I work as a recruiter for one of these for-profit colleges
Reader comment on: Senate Hearing on For-Profit Education
Submitted by Paul Chung (United States), Jun 24, 2010 15:34
I work as one of these "recruiters" at a for-profit college. The reason why we have such high churn rate for students is because we slam anyone who are eligible for title IV funds and have a high school degree or GED to take classes at almost $1,200 a five week class. It doesn't matter if they have the competence or aptitude. We'll spend hours with computer illiterate "students" and walk with through the application, FAFSA and a couple courses in addition we'll give out promises of financial aid stipend money and Pell grants to help out with they're living expenses. After they took a couple classes, three to be exact to ensure we get the funds for the government because they're now full-time, we offer very little assistance. Good luck trying to get a hold of a financial or academic adviser to receive help.
Then we get them to degree programs like BA in Criminal Justice, even though they'll never make it to the upper division courses, and if they do, they won't make the money to pay back these loans. Working at one of these places is truly like working at "Boiler Room." We don't care about these students, we just get them in for the number. We celebrate, clap, cheer, whoot and holler for every enrollment. We'll call these prospects five times a day until we get them to enroll. For every student that drops out after a couple classes, we'll enroll new ones in.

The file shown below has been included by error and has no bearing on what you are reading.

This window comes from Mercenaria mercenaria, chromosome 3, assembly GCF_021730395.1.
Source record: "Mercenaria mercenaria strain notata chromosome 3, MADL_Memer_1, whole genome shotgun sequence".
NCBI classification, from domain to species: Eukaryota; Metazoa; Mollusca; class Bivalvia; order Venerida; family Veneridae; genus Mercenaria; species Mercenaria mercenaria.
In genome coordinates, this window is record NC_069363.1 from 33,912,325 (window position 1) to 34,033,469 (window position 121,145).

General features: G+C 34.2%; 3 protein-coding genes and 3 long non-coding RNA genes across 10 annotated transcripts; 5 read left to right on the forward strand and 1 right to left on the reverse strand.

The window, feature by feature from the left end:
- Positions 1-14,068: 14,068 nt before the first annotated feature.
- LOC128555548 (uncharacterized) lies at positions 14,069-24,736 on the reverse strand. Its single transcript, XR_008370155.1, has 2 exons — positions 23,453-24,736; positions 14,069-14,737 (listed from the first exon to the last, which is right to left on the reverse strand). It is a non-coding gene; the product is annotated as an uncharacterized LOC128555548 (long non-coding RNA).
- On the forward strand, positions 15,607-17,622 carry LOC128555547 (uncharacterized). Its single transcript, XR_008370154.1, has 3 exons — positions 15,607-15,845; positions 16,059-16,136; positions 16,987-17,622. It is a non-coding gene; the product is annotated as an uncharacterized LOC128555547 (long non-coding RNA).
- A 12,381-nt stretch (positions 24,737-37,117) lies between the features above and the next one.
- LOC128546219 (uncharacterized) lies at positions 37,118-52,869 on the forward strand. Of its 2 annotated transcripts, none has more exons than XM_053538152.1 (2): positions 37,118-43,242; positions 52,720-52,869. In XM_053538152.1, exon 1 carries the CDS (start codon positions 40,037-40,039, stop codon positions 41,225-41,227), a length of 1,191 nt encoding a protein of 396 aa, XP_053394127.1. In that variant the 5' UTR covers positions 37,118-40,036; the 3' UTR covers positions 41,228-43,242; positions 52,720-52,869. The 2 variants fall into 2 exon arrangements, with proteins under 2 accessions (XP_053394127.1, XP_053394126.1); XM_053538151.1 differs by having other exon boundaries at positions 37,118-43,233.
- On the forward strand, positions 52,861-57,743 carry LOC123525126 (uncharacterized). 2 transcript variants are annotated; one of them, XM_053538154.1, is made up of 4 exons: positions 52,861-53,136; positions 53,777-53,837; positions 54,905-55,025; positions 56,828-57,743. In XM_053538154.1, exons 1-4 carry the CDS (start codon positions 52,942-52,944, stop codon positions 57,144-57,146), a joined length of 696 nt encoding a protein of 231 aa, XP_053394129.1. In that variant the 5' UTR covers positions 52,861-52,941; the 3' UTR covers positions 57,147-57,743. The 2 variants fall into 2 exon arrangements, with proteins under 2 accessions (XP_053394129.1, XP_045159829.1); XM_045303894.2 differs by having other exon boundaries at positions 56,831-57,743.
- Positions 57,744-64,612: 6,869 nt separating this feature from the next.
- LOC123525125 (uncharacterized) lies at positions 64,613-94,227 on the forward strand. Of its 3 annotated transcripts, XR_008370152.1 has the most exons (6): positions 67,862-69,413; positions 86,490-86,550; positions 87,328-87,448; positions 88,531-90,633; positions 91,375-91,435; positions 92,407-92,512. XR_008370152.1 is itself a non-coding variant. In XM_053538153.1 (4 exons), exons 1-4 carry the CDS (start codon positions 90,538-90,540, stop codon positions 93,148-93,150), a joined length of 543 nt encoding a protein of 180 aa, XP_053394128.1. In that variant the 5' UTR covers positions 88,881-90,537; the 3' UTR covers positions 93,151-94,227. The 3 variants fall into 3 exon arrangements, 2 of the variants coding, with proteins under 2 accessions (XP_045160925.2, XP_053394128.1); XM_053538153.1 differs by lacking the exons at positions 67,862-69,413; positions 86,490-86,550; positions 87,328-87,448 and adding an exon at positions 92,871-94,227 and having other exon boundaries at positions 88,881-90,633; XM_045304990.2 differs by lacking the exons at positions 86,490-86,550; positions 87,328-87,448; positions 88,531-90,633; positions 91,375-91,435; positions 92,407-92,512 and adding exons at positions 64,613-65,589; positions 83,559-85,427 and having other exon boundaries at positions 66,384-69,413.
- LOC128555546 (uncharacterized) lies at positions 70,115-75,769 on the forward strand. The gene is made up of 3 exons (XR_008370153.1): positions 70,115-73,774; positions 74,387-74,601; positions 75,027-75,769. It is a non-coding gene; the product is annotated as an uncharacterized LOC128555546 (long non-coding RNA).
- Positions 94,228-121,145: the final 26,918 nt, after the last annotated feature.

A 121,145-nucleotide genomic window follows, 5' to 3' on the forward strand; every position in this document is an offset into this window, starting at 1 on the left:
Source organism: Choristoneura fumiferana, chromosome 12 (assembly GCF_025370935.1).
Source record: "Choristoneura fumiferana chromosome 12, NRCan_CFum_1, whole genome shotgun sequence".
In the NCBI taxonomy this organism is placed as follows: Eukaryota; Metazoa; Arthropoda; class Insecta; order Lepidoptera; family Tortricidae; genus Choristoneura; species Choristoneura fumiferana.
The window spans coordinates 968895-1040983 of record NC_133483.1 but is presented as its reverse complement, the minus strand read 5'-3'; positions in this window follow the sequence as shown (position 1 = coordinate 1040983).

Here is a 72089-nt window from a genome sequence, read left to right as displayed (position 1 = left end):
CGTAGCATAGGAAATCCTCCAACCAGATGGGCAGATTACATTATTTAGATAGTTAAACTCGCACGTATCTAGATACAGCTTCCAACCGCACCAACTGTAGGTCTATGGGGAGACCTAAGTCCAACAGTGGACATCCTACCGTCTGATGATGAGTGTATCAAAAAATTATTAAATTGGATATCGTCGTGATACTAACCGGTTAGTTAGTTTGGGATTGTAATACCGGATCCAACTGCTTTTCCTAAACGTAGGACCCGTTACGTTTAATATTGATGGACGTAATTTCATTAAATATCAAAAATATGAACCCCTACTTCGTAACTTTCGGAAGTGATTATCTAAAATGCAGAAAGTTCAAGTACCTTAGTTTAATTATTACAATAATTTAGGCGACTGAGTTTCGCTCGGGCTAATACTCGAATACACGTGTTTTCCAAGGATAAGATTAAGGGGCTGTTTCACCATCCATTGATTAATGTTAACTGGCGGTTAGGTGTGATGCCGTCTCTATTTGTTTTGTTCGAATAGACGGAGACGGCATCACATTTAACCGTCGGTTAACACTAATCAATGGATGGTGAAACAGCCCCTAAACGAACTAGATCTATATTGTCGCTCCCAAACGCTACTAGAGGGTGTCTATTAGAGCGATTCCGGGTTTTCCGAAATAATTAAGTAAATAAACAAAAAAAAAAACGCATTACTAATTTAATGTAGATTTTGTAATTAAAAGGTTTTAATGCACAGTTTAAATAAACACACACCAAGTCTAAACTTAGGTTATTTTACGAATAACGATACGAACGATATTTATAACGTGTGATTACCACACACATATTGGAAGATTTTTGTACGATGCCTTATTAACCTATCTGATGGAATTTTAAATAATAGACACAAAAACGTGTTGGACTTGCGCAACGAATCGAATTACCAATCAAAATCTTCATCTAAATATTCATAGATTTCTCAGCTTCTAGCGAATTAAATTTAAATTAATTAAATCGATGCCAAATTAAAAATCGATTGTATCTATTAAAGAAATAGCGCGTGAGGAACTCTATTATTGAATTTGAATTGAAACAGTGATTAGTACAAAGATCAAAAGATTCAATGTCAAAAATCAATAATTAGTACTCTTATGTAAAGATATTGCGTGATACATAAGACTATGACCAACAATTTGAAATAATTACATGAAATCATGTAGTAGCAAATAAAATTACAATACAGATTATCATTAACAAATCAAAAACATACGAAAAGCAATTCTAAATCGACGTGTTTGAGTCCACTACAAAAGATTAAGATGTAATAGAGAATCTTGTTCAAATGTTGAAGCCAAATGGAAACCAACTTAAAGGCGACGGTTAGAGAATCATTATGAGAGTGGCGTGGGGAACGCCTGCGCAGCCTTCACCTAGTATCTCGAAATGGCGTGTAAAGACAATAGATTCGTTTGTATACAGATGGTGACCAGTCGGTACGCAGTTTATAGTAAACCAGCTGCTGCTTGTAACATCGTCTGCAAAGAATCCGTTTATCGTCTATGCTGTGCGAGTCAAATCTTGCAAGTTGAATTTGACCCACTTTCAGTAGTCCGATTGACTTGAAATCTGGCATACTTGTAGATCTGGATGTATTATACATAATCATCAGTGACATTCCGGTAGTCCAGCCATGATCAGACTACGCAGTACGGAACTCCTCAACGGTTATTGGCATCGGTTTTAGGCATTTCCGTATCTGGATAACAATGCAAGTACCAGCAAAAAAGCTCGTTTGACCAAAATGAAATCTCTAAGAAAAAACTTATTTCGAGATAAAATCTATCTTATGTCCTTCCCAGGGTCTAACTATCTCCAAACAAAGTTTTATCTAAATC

Check out the graduation rates. I believe Apollo, who we're modeled after and have been around significantly longer, graduate 5% of their students. Something is wrong here and I hope DOE and Congress cracks down before it's too late.
I don't know Steve Eisman's agenda, but as an employee of a for-profit college, I can concur that these institutions really are cash cows that are morally and socially corrupt. People who post in support of for-profit colleges either or in the pocketbooks of these colleges or have no clue how dirty they really are.
There is a need for distance-adult education. There really is. However the practice in which we enroll students, the amount of money being generated, the abnormal amount of defaults, the low graduation rate, poor job placement as well as through the roof churn rates in both students and employees at theses for-profit colleges, show signs that there are massive abuse going on. There needs to be a different approach. Either drastically lower the amount of tuition being charged by these for-profit colleges or let the traditional colleges handle the need for distance education.
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The Future of Capitalism replies:
So why don't you quit if you think what you are doing is "corrupt"?
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